Here is a short piece on the results of the sale, which doesn't mention the controversy. Rebecca Mead also had a pre-sale Talk of the Town piece in the New Yorker about one of the works -- “Flying Rats,” by Kader Attia, which Mead describes as consisting of "a hundred-and-fifty-square-foot cage, a couple of dozen figures of children molded from birdseed, and a hundred and fifty hungry pigeons." To install the work at Christie's, it had to get permission from its landlord, Tishman Speyer, which agreed only on the condition that it be indemnified against damages. “It’s all about the shit, and the smell of the shit,” Mead quotes Amy Cappellazzo of Christie's as saying. “We said, how much can they shit in six days?” More on "Flying Rats," with photos, here.

More on Spielberg's Stolen Rockwell

Derek Fincham discusses the stolen Norman Rockwell painting that ended up in Steven Spielberg's collection (mentioned earlier here) and points to a company that's come up with a way to use cellphone cameras to check works against a database of stolen art. Says Derek:

"I imagine that the first company which figures out how to make a simple and easy database will earn a lot of money, and will do wonders for insuring the legitimacy of the art trade. My personal preference would be to have a free system similar to wikipedia, which allows anyone to use and access the site. Until there is a comprehensive database which ties together all of these various databases though, we will continue to see people unwittingly purchasing stolen works."

Meanwhile, the Wall Street Journal Law Blog's Peter Lattman discusses the Spielberg story here. He also recommends Jonathan Harr's "The Lost Painting," "a gripping yarn about the search for a lost Caravaggio." More reviews here (Michiko Kakutani in The New York Times), here (The New Yorker), and here (Richard Eder in The Boston Globe).

Sunday, March 04, 2007

Lowry News

The chairman and president of MoMA, Robert Menschel and Marie-Josée Kravis, had a letter to the editor in Saturday's New York Times on the Glenn Lowry story mentioned earlier. They say:

"All actions taken by the museum and the trust were legal, ethical and disclosed. All payments and compensation were reported on tax forms filed by the trust, the museum and Mr. Lowry, who paid personal income tax on compensation he received."

Also, in a recent discussion of this matter Time Magazine's Richard Lacayo said the following:

"Fractional gifts, which have been reined in recently by Congress, allow donors to give a museum a partial and gradually increasing interest in a work of art -- say 10% at first. Over a period of years that percentage can rise in increments until the work has been donated in its entirety. Meanwhile the donors can keep the work at home for a portion of each year while enjoying a tax deduction on whatever percentage they have bequeathed so far. The deduction depends on the appraised value of the painting. It increases if the value increases."

I know this doesn't go to the main point of his post, but I just want to point out that the part I've put in bold above is no longer true; that's precisely one of the ways in which fractional gifts have, as Lacayo says, been reined in recently by Congress. As I posted back in September:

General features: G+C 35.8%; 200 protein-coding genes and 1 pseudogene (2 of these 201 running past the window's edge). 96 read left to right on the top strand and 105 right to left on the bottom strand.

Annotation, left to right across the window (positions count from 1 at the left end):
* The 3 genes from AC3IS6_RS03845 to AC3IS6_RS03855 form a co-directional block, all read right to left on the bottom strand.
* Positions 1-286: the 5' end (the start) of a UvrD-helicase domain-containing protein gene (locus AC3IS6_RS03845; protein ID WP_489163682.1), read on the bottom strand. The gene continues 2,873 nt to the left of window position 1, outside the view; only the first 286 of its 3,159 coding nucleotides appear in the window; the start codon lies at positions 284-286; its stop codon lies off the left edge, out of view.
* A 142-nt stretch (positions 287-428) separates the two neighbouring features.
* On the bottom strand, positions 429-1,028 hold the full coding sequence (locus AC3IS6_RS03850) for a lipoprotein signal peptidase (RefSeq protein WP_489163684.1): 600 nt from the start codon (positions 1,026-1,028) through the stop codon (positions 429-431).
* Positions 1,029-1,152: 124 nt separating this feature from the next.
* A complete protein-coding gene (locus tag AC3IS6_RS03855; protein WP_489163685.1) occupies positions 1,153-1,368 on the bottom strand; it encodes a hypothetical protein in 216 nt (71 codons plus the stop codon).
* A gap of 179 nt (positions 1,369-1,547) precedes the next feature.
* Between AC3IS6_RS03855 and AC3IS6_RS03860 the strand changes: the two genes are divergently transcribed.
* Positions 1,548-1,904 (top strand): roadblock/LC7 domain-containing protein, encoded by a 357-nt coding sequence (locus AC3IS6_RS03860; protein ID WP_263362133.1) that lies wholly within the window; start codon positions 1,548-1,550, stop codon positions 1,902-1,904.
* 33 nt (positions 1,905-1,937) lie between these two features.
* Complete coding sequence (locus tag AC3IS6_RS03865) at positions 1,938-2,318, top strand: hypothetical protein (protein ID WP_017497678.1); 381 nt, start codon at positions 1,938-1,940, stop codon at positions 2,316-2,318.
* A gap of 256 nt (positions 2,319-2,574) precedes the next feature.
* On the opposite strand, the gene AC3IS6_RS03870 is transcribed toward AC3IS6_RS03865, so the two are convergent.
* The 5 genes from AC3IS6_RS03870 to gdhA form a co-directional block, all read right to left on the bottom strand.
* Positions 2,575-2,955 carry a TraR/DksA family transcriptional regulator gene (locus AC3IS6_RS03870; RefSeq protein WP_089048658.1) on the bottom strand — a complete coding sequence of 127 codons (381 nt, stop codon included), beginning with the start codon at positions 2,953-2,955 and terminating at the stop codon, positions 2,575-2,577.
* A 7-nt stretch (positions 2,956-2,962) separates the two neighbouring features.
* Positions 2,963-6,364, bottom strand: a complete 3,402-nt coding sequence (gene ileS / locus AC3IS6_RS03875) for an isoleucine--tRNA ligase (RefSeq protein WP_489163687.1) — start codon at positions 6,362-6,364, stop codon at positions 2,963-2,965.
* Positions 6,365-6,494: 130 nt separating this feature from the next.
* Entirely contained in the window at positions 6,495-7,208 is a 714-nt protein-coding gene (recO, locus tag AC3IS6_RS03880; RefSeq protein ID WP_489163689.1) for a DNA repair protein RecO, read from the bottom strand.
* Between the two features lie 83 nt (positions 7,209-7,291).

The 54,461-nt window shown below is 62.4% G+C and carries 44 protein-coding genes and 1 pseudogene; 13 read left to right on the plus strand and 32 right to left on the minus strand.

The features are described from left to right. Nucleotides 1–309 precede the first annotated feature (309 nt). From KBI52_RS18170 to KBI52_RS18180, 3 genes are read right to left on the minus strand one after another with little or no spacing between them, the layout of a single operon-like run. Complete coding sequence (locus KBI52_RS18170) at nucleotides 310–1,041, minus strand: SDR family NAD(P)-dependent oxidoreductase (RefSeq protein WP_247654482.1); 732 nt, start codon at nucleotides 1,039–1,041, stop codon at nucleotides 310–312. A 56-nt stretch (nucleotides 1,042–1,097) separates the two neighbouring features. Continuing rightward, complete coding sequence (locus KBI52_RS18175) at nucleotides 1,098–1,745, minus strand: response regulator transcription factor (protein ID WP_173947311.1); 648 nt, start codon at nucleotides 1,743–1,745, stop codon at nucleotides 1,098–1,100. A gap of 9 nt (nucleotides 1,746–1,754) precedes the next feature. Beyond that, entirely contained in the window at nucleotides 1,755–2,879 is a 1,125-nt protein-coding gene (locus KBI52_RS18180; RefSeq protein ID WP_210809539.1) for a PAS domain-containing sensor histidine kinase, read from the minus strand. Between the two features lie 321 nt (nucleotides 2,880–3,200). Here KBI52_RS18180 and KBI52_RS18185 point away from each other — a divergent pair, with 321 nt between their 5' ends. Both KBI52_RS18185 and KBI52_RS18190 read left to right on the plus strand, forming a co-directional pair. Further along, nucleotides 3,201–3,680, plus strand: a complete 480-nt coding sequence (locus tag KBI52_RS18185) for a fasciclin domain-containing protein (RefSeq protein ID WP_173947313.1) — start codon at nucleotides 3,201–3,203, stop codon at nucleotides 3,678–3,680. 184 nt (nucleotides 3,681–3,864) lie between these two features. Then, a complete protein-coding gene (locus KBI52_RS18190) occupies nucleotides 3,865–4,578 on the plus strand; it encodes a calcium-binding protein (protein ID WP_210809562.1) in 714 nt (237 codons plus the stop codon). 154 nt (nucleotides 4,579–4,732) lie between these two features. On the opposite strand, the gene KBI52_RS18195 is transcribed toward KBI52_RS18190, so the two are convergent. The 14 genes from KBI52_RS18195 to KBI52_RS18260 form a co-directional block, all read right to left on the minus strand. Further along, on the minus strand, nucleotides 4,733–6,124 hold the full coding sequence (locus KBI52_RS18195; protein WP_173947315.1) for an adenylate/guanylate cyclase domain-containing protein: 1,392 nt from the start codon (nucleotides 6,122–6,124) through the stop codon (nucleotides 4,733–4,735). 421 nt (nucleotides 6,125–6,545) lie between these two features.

"[T]the new law provides that the fair market value of any additional contributions shall be determined by using the lesser of (a) the fair market value of the work at the time of the initial contribution or (b) the fair market value of the work at the time of the additional contribution. [Thus collectors are] deprived of the benefit of any increase in the value of the artwork over time. Say I donate 25% of an artwork to a museum at a time when the work is worth $8 million and, several years later, when the work is now worth, say, $20 million, donate the remaining 75%. Under the new law, my deduction for the latter contribution will be limited to $6 million (75% of the value at the time of the initial contribution), even though what I have donated is an asset worth $15 million (75% of $20 million, the value at the time of the later contribution)."

Matter Matters

Steven Litt has a lengthy piece in the Cleveland Plain-Dealer today on the "Matter Pollocks." It includes the following piece of information:

"Matter ...won't allow the release of the most extensive analysis of the paintings so far, performed by Orion Analytical, a firm in Williamstown, Mass. Orion's principal, James Martin, revealed in early February that he completed more than 350 analyses on 23 of the paintings in October, and that his contract with ... Matter's art dealer ... permits him to share the results. But Martin held off on releasing his study after getting a written warning from Matter's lawyer, Jeremy Epstein."

NYU art historian Pepe Karmel says:

"What's very unfortunate is that the whole discussion is conducted with the threat of lawsuits hanging over people's heads. Nobody wants to speak frankly about this, because no one wants to end up in court."

An earlier piece by Litt on the Orion study is here. My most recent post on the Matter matter is here.

Must Be Something In The Water

Or the cheesesteaks. The Phildelphia Inquirer has a report today on yet another deaccessioning controversy in Philadelphia, this one involving a collection of minerals at the Academy of Natural Sciences. "The issue echoes the battle over the Barnes Foundation's move to Philadelphia and the quest to save Thomas Eakins' masterpiece, The Gross Clinic."

"Fisk needs the bread, and the Mona Lisa is not worth one kid's education"

That's New York art dealer Larry Salander, as quoted in a piece in the Sunday Tennessean that begins: "It's hard to think of a current situation that's more polarizing locally than Fisk University's proposed sale of two valuable paintings from its Alfred Stieglitz Collection, donated to the school by painter Georgia O'Keeffe in 1949."